The job of the smart fundraiser is inspiring passionate philanthropy to make people’s lives better.
I know you’re smart, because you’re reading this article!
But none of us is born with a fundraising gene.
And no one ever really teaches us how to write a smart fundraising appeal. We copy from our predecessors. Or maybe read an article or two online or attend a webinar on the subject. Sadly, there’s a lot of bad advice out there.
The truth is writing a compelling fundraising appeal can be tricky. It’s not the same kind of writing as a brochure, annual report or grant proposal. But it’s not rocket science – it’s something you can easily learn.
Alas, I see too many nonprofits getting this wrong year after year.
A serviceable appeal is something that will raise first-time and habitual gifts at moderate levels. Better than nothing. But… not the best you can do.
Don’t you want to do your best work and invoke the generosity that will move your mission forward with full strength and confidence?
Don’t you want to stop leaving money on the table?
A serviceable appeal won’t inspire passionate, loyal, sustainable philanthropy so your mission can really thrive.
Here are My Top 10 Tips to Passionate Appeal Writing
I hope you’ll use these as an outline as you write your appeal. Or as a checklist if you’ve already completed one.
You can use these tips for all fundraising appeal messaging, not just direct mail. So look also at email, social media, texts, newsletters and website campaign and donation landing page copy.
1. Begin with drama and get right to the point.
Start the letter with one simple attention-grabbing sentence.
“I can’t stop thinking about an 11-year-old girl who nearly killed herself.”
“Isaac is 9 months old and lives on the streets.”
“This dried-up riverbed used to provide water for the entire state.”
“When the ocean dies, we all die.”
2. Lead with easy to read, understandable copy and design.
Readability is directly related to fundraising results. Don’t let your designer get in the way of your fundraising purpose. Donors scan, they don’t read. In fact, famous eye movement studies show where people’s eyes tend to move across a page.
90% read the P.S. first.
Then they look at the salutation, the top right corner (good place for a photo), and the signature.
Then they look at headlines and sub-heads.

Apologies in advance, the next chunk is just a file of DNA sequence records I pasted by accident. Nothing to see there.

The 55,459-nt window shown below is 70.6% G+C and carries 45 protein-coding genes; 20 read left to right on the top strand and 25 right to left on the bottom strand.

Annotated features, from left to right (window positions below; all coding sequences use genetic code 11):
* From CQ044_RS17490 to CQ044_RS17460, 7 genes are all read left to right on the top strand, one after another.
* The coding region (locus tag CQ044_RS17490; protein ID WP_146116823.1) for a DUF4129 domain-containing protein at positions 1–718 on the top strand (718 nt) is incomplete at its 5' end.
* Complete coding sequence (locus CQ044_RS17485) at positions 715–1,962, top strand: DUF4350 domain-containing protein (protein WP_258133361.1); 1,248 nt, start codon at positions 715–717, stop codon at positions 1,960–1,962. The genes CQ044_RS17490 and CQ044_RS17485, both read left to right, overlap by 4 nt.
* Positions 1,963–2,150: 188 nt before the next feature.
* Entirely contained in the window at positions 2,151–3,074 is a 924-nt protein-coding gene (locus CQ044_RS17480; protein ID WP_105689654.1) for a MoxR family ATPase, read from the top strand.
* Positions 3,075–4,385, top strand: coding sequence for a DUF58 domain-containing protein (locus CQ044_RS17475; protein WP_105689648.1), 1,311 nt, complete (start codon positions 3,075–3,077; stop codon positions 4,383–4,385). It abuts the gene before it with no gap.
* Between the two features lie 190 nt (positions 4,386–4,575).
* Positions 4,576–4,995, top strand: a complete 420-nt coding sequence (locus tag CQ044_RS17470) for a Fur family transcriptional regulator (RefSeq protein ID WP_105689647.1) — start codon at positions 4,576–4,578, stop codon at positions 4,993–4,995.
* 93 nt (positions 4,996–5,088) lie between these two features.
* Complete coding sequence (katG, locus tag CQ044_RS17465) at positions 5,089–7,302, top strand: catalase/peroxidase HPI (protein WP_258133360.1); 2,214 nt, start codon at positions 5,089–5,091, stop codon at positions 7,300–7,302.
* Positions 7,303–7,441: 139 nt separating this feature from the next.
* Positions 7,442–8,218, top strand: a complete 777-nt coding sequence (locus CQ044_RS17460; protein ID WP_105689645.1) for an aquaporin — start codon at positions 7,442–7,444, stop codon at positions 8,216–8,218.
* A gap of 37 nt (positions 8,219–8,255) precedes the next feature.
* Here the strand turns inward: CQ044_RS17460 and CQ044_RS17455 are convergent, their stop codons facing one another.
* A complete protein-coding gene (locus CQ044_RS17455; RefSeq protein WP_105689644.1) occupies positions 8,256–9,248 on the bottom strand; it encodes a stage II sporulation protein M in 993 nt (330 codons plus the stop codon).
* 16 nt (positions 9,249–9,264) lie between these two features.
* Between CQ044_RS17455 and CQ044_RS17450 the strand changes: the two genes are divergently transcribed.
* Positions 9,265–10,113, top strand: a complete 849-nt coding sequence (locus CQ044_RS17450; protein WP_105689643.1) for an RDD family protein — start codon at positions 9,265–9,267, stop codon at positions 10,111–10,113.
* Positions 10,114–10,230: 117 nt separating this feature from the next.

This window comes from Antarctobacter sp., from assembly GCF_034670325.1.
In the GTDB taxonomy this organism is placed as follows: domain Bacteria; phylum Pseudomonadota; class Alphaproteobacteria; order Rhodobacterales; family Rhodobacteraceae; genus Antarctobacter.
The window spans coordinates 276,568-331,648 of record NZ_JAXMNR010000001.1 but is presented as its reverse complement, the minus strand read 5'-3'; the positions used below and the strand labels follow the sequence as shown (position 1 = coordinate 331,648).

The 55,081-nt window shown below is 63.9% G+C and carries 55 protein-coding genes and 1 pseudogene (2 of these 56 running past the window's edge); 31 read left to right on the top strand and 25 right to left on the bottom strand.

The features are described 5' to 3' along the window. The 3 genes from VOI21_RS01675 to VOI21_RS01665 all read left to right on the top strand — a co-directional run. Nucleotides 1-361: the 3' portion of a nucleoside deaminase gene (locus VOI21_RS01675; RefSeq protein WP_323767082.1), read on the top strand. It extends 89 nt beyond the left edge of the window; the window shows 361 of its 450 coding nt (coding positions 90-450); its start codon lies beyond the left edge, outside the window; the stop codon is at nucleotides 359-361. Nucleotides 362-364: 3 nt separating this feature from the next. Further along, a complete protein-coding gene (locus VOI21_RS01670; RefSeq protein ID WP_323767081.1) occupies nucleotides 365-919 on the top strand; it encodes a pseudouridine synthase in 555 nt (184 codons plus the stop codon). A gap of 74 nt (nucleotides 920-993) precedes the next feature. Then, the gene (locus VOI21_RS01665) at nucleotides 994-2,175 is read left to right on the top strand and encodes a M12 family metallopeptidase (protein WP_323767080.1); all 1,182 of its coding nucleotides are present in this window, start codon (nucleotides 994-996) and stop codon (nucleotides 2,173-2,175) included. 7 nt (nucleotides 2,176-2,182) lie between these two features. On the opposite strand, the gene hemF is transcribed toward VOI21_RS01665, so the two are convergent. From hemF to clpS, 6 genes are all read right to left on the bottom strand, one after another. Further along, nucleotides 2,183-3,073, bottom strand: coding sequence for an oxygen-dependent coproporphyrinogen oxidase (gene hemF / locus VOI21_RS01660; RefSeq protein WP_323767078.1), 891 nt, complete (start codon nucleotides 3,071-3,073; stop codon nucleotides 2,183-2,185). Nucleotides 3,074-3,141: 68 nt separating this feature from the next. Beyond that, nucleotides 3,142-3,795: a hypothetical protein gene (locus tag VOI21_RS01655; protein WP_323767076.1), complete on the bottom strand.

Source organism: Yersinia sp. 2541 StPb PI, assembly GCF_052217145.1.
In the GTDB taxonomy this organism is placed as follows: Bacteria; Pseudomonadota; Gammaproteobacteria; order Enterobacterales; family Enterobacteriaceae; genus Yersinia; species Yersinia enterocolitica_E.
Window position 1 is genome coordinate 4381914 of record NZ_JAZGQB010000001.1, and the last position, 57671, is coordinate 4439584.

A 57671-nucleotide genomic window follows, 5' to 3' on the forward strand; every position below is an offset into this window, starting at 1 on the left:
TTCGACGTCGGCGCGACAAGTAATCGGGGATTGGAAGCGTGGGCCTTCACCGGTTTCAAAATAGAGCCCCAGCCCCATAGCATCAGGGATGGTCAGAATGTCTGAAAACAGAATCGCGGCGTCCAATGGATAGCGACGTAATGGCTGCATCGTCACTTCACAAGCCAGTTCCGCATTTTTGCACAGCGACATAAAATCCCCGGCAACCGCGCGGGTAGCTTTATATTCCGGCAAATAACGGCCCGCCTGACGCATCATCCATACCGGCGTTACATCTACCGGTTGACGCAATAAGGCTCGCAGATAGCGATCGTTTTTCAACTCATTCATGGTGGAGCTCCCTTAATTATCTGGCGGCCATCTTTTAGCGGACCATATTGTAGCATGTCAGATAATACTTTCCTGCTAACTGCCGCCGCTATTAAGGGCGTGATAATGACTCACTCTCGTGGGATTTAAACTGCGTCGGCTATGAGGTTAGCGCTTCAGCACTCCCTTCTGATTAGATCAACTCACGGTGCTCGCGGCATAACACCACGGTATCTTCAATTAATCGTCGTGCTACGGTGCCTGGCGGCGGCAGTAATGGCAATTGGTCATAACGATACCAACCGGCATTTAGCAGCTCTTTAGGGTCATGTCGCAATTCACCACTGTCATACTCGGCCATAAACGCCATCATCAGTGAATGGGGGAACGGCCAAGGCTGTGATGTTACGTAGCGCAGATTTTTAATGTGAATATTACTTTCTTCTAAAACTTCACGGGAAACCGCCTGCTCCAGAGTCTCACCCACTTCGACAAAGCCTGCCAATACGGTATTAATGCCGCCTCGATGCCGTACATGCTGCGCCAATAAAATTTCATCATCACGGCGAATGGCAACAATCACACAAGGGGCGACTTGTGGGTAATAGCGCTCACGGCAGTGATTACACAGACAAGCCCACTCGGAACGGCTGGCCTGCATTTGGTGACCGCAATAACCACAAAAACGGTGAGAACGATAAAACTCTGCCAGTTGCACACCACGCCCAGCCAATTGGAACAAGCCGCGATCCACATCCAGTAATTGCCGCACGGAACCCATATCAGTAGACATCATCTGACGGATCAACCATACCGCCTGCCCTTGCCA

In an email they’ll look at the subject line, preview pane and sender.
Make sure all of your most valuable pieces of real estate are used and optimized.
Begin with a compelling photo + caption that immediately conveys a story.
Don’t use white type on a busy photo or background.
Use black text, not blue, brown, grey or whatever your corporate color is (unless it’s to emphasize a point, like a headline or subhead or testimonial).
Highlight important points through headlines, subheads, boldface, underline and italic. Read through the letter looking at each of these elements independently. Do you get the appeal’s gist just through the headings? The boldface? The underlines? The italics? You never really know where your reader’s eyes and attention will focus. Consider you have mini-appeals within your larger appeal. Just in case.
Break copy in the middle of a sentence or paragraph so the reader has a reason to flip the page.
Always, always, always include a P.S.; it’s copywriting malpractice not to do so. They’re one of the most read parts of any letter. As noted above, all the eye-tracking studies show this. And, remember, it’s a “fundraising P.S.” so should be a repetition of the offer – i.e., the specific fundraising call to action with which you began. And the urgency (e.g. what will happen to the beneficiaries if you don’t give right away). You can also include a campaign deadline; just know that’s not as emotionally compelling as a reason related to something bad that will happen to the person, animal, place or thing the donor wants to help.